How Foreclosures Will Save Housing: 28% Of Homes Sold In Q1 In Foreclosure

Foreclosures are the blight that has spread through the real estate market and driven prices to decade lows. The drop in property values that foreclosures have caused has pressured  homeowners who want to sell their own houses. Foreclosures have been a critical reason that many have underwater mortgages which prevents them from selling their homes at all. And foreclosures cause more foreclosures. Those underwater mortgages become too much of a burden to some Americans. These people lose their homes.

Real estate firm RealtyTrac reports that “sales of bank-owned homes and those in some stage of foreclosure accounted for 28 percent of all U.S. residential sales in the first quarter of 2011, up slightly from 27 percent of all sales in the fourth quarter of 2010.” RealtyTrac adds “The average sales price of foreclosure properties was nearly 27 percent below the average sales price of properties not in foreclosure.”

The inventory would take several years to sell off probably. “While foreclosure sales continue to account for an unusually high percentage of all residential home sales, sales volume is well off the peak we saw in the first quarter of 2009, when nearly 350,000 foreclosure properties sold to third parties,” said James J. Saccacio, chief executive officer of RealtyTrac. “While this is probably helping to keep home prices relatively stable, it is also delaying the housing recovery. At the first quarter foreclosure sales pace, it would take exactly three years to clear the current inventory of 1.9 million properties already on the banks’ books, or in foreclosure.”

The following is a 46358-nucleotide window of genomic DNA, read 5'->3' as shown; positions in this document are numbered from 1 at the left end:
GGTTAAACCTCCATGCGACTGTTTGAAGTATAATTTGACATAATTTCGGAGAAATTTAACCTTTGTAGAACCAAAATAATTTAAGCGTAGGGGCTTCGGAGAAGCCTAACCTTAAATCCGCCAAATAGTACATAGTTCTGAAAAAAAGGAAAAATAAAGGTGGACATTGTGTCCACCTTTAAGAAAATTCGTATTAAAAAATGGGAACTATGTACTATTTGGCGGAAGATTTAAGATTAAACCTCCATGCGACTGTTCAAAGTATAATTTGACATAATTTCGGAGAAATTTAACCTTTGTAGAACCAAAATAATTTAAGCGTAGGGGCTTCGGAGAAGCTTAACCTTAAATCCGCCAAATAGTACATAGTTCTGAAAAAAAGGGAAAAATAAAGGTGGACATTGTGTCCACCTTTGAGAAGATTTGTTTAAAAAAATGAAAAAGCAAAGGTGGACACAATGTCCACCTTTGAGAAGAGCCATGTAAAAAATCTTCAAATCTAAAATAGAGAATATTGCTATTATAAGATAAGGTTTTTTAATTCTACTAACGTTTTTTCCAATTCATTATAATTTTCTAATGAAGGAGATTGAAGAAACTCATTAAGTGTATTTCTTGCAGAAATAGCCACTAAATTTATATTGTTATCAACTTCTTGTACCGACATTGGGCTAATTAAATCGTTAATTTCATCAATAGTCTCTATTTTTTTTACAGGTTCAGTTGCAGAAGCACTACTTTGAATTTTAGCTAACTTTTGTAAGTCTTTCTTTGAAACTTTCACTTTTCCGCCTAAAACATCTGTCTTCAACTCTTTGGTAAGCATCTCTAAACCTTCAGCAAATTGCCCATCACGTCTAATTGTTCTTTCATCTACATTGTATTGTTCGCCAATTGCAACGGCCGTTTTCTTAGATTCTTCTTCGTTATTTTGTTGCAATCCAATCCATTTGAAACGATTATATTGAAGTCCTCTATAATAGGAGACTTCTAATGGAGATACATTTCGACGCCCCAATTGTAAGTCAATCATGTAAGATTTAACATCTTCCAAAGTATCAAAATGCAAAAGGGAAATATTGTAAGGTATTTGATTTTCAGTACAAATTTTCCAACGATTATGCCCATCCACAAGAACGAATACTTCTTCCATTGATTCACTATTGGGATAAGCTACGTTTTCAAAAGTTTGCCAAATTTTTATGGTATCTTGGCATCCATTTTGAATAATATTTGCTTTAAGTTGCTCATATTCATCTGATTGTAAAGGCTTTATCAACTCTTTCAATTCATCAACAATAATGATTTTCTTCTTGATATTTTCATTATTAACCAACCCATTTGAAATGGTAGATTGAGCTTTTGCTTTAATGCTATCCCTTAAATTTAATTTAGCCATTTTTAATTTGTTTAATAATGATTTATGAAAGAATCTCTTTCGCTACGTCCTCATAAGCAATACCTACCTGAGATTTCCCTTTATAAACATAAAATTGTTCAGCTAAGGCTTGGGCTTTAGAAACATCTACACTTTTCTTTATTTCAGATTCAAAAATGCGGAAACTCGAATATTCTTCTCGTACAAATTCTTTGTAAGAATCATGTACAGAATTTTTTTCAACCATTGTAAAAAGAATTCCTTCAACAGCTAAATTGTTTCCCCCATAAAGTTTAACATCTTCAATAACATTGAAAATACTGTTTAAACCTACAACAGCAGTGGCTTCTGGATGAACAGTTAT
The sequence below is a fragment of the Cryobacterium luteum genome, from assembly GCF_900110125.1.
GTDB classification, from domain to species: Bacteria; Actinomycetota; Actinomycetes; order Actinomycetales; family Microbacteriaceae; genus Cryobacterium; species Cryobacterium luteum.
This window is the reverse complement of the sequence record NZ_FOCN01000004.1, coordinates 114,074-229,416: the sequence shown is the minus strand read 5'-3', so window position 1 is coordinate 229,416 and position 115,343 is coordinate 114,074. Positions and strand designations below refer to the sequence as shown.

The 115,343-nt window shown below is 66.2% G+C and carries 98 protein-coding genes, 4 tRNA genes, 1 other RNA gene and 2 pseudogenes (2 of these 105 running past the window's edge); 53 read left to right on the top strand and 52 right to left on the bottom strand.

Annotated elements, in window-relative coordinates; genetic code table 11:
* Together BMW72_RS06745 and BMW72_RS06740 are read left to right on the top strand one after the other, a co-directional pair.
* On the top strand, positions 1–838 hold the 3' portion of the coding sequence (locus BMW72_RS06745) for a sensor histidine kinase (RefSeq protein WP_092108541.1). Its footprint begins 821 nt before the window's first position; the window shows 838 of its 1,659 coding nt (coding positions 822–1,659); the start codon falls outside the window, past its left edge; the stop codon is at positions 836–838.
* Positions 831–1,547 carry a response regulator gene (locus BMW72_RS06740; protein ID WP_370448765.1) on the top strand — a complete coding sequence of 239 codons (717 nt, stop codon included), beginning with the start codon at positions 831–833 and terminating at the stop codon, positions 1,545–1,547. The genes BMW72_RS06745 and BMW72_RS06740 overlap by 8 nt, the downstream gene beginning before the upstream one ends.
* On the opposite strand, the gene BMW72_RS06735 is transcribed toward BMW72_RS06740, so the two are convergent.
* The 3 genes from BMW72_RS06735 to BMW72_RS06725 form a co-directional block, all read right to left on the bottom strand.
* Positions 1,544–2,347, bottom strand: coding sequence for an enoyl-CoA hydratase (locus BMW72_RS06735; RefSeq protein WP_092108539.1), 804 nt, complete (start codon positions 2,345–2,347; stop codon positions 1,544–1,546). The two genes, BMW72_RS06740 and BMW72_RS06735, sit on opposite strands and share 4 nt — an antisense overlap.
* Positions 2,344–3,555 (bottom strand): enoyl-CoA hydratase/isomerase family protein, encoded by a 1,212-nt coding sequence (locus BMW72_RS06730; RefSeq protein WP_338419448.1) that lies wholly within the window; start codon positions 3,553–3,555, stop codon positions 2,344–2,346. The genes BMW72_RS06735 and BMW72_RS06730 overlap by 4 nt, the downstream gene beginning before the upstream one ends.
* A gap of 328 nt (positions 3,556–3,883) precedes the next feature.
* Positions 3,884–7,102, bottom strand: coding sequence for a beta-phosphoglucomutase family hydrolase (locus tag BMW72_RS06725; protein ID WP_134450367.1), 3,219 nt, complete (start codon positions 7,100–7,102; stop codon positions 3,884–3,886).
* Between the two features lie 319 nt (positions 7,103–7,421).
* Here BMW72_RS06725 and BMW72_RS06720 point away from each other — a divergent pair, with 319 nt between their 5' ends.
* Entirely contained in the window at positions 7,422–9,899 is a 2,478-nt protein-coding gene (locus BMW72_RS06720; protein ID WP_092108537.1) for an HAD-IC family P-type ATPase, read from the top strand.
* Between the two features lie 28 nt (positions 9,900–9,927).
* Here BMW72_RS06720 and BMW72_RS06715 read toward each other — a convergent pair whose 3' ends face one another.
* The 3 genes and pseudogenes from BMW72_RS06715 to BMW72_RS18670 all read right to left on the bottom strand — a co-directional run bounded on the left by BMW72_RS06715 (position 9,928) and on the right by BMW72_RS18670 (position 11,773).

Any economist will say that when some homes are sold at 27% below the normal market, all home prices will be pulled lower. That may be the key to the home market recovery. Foreclosure inventory will continue to rise as banks put more backlogged homes onto the market. The glut will probably push down the average of all homes by several percent. This may be a reason home prices are predicted to fall another 10% this year.

Buyers will not come back to the housing market until they believe that prices are too good to resist. That may mean homes that sold for $500,000 in 2005 will have to sell for $300,000 next year. Prices will not be driven down quickly without the reduction in inventory of foreclosed homes. There has to be a bottom to prices. The sooner it is found the better. The housing market is more than half dead. The only tonic is a belief by buyers that prices are so remarkably low that new buyers will make money on a house and not loss it.

If the housing market is to continue to drop, the drop needs to be swift. Mortgage rates are near all-time lows. Inflation and concerns about the value of Treasuries due to the US national deficit could change that. Home prices that are viewed as affordable need to be married with low mortgage rates for the market to catch fire.

Without the inventory of foreclosed homes, the housing market could flounder for years. With it, a bottom may only be a few quarters away.

Douglas A. McIntyer